Below please find our responses to your August 30, 2013, requests for judicial administrative records. Each request is repeated verbatim before its corresponding response for ease of reference. Before turning to the substantive responses, however, I have been authorized by Justice Hull to note that while your request can be read as suggesting that the step increases authorized by the Chief Justice for FY 2013-14 are “raises,” step increases are not in fact raises. Unlike raises, step increases are a mechanism to move employees through the salary range associated with their classification, and are common practice in both the judicial and executive branches for classifications with a salary range.

1. How many employees of the Administrative Office of the Courts received this “merit salary increases?”
51 employees received a step increase for the period July 1, 2013, through August 30, 2013, the date of your request. The data reflects step increases that have been processed by the State Controller’s Office.

2. What was the range of percentages of increased pay an employee was eligible to receive based on “merit?”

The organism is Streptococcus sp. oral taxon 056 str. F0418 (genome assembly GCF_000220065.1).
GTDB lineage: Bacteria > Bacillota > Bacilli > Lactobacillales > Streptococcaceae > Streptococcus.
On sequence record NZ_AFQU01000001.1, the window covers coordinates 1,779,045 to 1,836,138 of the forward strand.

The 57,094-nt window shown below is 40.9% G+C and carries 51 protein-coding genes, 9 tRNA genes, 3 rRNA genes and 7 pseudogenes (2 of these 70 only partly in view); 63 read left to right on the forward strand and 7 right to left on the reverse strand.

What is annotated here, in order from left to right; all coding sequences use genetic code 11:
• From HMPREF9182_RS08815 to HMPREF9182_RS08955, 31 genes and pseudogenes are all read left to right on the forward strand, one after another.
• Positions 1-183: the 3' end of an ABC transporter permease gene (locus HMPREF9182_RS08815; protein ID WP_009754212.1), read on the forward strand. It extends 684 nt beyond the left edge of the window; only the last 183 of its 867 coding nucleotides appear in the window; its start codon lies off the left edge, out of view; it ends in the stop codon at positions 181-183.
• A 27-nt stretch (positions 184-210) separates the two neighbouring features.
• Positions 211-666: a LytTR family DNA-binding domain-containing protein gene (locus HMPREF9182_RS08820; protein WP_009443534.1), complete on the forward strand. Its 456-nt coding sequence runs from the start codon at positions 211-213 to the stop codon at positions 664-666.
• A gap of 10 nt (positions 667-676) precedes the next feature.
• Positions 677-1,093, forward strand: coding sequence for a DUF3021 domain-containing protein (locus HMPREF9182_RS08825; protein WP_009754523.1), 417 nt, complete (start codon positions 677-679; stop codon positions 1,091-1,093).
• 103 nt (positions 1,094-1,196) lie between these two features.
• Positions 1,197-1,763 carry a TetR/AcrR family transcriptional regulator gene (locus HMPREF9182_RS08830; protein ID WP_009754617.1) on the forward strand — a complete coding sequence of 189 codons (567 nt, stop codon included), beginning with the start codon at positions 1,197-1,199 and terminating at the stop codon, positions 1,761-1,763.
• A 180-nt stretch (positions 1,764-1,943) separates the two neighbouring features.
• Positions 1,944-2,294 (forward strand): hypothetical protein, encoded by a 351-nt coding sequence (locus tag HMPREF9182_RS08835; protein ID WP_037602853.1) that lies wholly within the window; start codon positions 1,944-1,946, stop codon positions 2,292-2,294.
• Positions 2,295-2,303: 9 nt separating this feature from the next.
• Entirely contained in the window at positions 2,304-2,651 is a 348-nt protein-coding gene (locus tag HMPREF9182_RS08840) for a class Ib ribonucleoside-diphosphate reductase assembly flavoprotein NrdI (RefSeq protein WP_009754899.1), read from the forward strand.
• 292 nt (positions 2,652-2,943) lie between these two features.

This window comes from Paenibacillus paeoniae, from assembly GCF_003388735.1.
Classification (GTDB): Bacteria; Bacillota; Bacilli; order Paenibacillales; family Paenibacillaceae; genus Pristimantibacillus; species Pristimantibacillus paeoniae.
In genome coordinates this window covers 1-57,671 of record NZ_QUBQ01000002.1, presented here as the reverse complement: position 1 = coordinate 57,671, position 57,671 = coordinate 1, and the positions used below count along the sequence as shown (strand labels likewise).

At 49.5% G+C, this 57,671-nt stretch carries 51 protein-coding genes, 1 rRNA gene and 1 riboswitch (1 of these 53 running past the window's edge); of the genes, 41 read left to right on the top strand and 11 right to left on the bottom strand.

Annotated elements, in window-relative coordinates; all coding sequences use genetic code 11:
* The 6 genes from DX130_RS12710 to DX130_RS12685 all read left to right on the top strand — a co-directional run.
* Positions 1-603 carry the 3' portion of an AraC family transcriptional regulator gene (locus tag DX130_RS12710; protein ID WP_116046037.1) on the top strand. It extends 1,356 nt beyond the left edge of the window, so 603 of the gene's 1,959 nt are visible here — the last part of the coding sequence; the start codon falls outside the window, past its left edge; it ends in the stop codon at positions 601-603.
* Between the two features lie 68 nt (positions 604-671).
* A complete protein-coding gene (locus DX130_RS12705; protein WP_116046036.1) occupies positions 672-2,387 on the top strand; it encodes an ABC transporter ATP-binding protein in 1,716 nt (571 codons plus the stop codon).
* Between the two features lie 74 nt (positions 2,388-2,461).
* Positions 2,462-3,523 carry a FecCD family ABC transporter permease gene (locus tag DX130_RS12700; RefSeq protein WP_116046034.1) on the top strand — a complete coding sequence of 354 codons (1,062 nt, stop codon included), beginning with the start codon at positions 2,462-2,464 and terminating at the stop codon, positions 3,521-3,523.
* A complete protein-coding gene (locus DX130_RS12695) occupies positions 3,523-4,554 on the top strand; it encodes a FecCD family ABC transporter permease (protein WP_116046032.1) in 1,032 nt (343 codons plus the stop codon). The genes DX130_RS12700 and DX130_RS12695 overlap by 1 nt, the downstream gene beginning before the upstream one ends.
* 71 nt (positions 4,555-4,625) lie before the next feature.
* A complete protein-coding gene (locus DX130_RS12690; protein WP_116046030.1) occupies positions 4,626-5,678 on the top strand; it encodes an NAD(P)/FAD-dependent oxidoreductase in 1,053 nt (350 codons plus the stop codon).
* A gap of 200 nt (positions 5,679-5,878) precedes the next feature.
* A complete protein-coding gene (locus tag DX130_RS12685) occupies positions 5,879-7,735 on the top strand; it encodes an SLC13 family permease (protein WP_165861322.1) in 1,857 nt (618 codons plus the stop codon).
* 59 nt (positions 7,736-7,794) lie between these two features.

Employees are eligible to receive a step increase up to 3.5% of their current base salary. If a 3.5% increase would take an employee above the top of his/her range, they get whatever percentage would get them to the top of the range.

3. What criteria were used to evaluate the employees recent work history in order to determine or justify the appropriate percentage pay increase?
Determination of the of the amount of the pay increase is governed by Policy 4.3 (Salary Administration), subdivision (C) (Step Increases) of the AOC Personnel Policies and Procedures Manual, a copy of which is attached.

4. Who, if anyone, evaluated the employees to make a recommendation for a “merit” pay raise?
See Policy 4.3(C), attached.

5. Who, if anyone, reviewed or approved the individual evaluations to ensure office wide consistency in awarding “merit” pay raises?
See Policy 4.3(C), attached.
6. Did anyone who was awarded a “merit” pay raise receive any amount other than 3.5%?
Yes, employees received a lower step increase amount if the amount of step increase exceeded the maximum salary rate of their classification; an employee is only eligible for whatever percentage would get him/her to the top of the range, up to a maximum of 3.5%. No employee received a step increase of more than 3.5%.

7. How many employees of the AOC who were eligible for this “merit” pay increase were denied the increase?